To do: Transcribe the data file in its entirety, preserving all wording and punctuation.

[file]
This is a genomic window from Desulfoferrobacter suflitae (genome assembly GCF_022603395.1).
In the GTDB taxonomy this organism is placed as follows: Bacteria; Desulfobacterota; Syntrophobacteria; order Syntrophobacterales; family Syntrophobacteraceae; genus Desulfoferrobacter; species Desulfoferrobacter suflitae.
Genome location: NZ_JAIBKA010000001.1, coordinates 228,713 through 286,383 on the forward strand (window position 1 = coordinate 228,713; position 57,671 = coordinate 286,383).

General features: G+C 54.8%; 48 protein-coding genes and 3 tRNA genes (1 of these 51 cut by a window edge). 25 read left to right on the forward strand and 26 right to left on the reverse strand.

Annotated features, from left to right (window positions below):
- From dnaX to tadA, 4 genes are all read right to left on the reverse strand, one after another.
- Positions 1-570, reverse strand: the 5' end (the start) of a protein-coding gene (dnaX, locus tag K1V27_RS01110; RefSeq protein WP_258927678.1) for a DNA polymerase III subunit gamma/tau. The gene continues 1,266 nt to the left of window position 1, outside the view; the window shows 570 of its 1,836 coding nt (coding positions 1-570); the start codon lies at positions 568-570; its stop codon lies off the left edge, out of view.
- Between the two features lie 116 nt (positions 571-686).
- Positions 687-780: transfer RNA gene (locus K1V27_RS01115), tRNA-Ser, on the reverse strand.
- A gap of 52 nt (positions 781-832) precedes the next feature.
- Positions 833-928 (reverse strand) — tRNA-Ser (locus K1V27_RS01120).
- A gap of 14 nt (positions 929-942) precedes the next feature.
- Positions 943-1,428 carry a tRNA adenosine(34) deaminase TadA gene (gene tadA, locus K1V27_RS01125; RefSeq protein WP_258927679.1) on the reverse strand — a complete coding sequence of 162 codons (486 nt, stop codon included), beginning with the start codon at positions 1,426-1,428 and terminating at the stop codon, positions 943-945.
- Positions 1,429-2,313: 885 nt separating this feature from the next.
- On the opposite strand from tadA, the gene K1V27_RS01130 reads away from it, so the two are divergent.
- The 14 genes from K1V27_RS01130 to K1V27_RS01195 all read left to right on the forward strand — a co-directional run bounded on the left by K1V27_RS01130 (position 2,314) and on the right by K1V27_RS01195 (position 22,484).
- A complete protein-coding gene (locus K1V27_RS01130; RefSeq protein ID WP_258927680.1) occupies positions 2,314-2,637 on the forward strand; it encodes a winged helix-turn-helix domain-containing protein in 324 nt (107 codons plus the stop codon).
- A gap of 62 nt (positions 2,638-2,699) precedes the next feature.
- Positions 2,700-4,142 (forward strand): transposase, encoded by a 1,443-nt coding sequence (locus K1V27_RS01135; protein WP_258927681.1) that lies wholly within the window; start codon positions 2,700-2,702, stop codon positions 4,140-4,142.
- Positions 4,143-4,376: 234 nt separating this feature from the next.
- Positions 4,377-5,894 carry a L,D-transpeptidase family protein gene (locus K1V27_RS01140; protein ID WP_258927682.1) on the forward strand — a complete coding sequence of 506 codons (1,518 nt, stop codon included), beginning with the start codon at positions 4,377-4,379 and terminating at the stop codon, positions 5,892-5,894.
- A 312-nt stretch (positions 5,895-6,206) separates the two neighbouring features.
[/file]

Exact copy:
This is a genomic window from Desulfoferrobacter suflitae (genome assembly GCF_022603395.1).
In the GTDB taxonomy this organism is placed as follows: Bacteria; Desulfobacterota; Syntrophobacteria; order Syntrophobacterales; family Syntrophobacteraceae; genus Desulfoferrobacter; species Desulfoferrobacter suflitae.
Genome location: NZ_JAIBKA010000001.1, coordinates 228,713 through 286,383 on the forward strand (window position 1 = coordinate 228,713; position 57,671 = coordinate 286,383).

General features: G+C 54.8%; 48 protein-coding genes and 3 tRNA genes (1 of these 51 cut by a window edge). 25 read left to right on the forward strand and 26 right to left on the reverse strand.

Annotated features, from left to right (window positions below):
- From dnaX to tadA, 4 genes are all read right to left on the reverse strand, one after another.
- Positions 1-570, reverse strand: the 5' end (the start) of a protein-coding gene (dnaX, locus tag K1V27_RS01110; RefSeq protein WP_258927678.1) for a DNA polymerase III subunit gamma/tau. The gene continues 1,266 nt to the left of window position 1, outside the view; the window shows 570 of its 1,836 coding nt (coding positions 1-570); the start codon lies at positions 568-570; its stop codon lies off the left edge, out of view.
- Between the two features lie 116 nt (positions 571-686).
- Positions 687-780: transfer RNA gene (locus K1V27_RS01115), tRNA-Ser, on the reverse strand.
- A gap of 52 nt (positions 781-832) precedes the next feature.
- Positions 833-928 (reverse strand) — tRNA-Ser (locus K1V27_RS01120).
- A gap of 14 nt (positions 929-942) precedes the next feature.
- Positions 943-1,428 carry a tRNA adenosine(34) deaminase TadA gene (gene tadA, locus K1V27_RS01125; RefSeq protein WP_258927679.1) on the reverse strand — a complete coding sequence of 162 codons (486 nt, stop codon included), beginning with the start codon at positions 1,426-1,428 and terminating at the stop codon, positions 943-945.
- Positions 1,429-2,313: 885 nt separating this feature from the next.
- On the opposite strand from tadA, the gene K1V27_RS01130 reads away from it, so the two are divergent.
- The 14 genes from K1V27_RS01130 to K1V27_RS01195 all read left to right on the forward strand — a co-directional run bounded on the left by K1V27_RS01130 (position 2,314) and on the right by K1V27_RS01195 (position 22,484).
- A complete protein-coding gene (locus K1V27_RS01130; RefSeq protein ID WP_258927680.1) occupies positions 2,314-2,637 on the forward strand; it encodes a winged helix-turn-helix domain-containing protein in 324 nt (107 codons plus the stop codon).
- A gap of 62 nt (positions 2,638-2,699) precedes the next feature.
- Positions 2,700-4,142 (forward strand): transposase, encoded by a 1,443-nt coding sequence (locus K1V27_RS01135; protein WP_258927681.1) that lies wholly within the window; start codon positions 2,700-2,702, stop codon positions 4,140-4,142.
- Positions 4,143-4,376: 234 nt separating this feature from the next.
- Positions 4,377-5,894 carry a L,D-transpeptidase family protein gene (locus K1V27_RS01140; protein ID WP_258927682.1) on the forward strand — a complete coding sequence of 506 codons (1,518 nt, stop codon included), beginning with the start codon at positions 4,377-4,379 and terminating at the stop codon, positions 5,892-5,894.
- A 312-nt stretch (positions 5,895-6,206) separates the two neighbouring features.